Reviewing the New Gmail UX

Everyone loves Gmail, and there’s a reason for that. Over the past decade, Google has gone from being a slightly novel search engine alternative to Yahoo, to becoming one of the biggest producers of SaaS and free solutions around. Even Microsoft’s worried about Google, with their browser, mobile OS and extensive web services, totally free to the public, making vast amounts of revenue and dominating the user base. With that said, how is the Gmail UX itself? Does it actually meet the standards to which UX professionals hold the science when you strip away the prestige and popularity of anything made by the big G?


Well, the Gmail UX has changed quite a bit over the nearly ten years they’ve been around and in that time, they’ve had some successes and failures. These experiments have culminated in what it currently has to offer both in interface, layout and functionality. It has some positives, and it has some negatives, so let’s talk about both.

The biggest positive about Gmail from a practicality standpoint, is the live scripts that run on the page, so that whenever a new email arrives, it shows up on its own, with no refresh necessary. This is something everyone else has implemented, so we take it for granted now, but let us remember that there was a time when email did not do this. Thank you, Gmail, for implementing this.

Another positive is the compartmentalization and sorting system which you can, at will, choose to configure for priority mail, unread mail and the like. It’s very efficient, and few other email systems actually have this kind of flexibility. Gmail knows everyone sorts and thinks differently, so they made sure everyone’s inbox can be personalized. They’ve also made a theme system, which while I don’t actually use it, I can it see being a nice touch for a lot of people, not unlike customizing a desktop.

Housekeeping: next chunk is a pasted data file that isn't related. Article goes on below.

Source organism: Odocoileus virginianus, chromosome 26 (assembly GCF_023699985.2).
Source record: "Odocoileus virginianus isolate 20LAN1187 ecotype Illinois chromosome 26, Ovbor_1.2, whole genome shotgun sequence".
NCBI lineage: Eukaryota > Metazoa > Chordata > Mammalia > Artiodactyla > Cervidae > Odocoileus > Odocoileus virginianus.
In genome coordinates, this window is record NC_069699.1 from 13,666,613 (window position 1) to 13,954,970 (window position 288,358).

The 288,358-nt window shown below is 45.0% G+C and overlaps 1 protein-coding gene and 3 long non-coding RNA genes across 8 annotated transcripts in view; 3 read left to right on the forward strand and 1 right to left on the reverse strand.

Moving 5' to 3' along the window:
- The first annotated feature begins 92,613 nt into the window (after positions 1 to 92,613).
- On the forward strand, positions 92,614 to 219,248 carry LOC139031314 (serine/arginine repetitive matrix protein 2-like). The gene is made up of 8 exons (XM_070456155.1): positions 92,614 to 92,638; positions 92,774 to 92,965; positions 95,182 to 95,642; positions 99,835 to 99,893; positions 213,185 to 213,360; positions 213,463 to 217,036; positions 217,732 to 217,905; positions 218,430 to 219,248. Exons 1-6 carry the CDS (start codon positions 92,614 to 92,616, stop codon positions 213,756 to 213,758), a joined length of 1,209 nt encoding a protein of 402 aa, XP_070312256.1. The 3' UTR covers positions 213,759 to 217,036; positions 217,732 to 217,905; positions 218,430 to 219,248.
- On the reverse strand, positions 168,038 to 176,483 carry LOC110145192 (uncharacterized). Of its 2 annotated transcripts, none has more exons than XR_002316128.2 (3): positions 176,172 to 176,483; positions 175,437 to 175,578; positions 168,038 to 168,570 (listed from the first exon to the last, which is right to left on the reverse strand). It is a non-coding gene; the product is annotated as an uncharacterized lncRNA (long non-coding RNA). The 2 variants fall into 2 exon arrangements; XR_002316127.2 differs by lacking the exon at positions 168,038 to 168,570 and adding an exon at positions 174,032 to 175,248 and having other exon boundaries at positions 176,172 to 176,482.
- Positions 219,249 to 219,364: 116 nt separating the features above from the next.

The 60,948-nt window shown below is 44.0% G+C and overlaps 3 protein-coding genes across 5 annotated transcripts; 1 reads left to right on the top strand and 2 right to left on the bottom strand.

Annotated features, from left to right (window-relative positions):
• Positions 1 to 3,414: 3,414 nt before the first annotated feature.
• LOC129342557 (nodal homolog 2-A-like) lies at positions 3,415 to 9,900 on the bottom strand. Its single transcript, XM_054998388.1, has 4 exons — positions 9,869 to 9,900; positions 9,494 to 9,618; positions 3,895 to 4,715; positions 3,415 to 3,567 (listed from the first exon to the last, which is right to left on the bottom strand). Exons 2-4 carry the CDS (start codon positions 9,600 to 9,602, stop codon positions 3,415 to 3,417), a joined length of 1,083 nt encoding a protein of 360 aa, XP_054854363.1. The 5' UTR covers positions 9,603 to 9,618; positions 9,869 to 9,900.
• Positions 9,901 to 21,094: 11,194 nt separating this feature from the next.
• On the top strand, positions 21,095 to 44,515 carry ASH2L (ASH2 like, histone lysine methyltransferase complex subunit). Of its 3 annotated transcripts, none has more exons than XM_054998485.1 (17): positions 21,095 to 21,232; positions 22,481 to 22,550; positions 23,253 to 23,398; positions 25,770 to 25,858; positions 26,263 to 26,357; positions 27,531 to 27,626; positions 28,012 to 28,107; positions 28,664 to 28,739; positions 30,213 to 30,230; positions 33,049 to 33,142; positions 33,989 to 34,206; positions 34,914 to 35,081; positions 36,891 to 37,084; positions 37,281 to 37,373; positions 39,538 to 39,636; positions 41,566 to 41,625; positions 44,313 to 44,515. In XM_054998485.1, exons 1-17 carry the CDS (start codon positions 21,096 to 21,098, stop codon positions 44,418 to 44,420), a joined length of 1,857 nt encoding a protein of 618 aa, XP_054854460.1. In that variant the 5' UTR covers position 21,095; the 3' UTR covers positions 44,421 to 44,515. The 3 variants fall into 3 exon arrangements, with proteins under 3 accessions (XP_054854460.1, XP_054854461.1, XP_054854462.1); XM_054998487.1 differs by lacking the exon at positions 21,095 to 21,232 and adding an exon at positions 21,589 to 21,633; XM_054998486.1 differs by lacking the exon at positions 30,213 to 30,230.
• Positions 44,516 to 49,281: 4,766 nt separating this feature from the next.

The integrated phone system is also very convenient, and easy to use, with its little panel in the lower right corner. I use it exclusively, since it makes outgoing calls. Add to this the fact that a Gmail account can be used to log into YouTube, and several social networks, and you have a very handy skeleton key for your internet experience.

Now, lets’ talk about some things they’ve done wrong lately.

The new design for composing email or replying to it uses a similar corner panel to the phone and chat systems. Now, that kind of design works for a lot of things, but I can’t honestly say I think it works for this. Composing a document, which an email very much is, needs to be presented a certain way. People expect a clean, full screen and centered presentation in which to write, and this off center little panel is disjointing.

Their insistence on integrating Circles into the email system, forcing the user to become part of a social network whether they want to or not, is also a poor decision. Its integration with Circles is actually great if you want to use Circles. Not everyone wants to be part of every (or sometimes any) of the social networks, and will find the noise they bring with them to be a burden. I use a couple of social networks myself, but not Circles, and I do get tired of getting “people you may know” spam from Google themselves frequently.

All in all, the Gmail UX is quite well-done, they just need to fix a few obvious flaws. Google is good about that, unlike their subsidiary team working on YouTube, so we can expect them to address these complaints as writers like myself, and users, like you, continue to make them.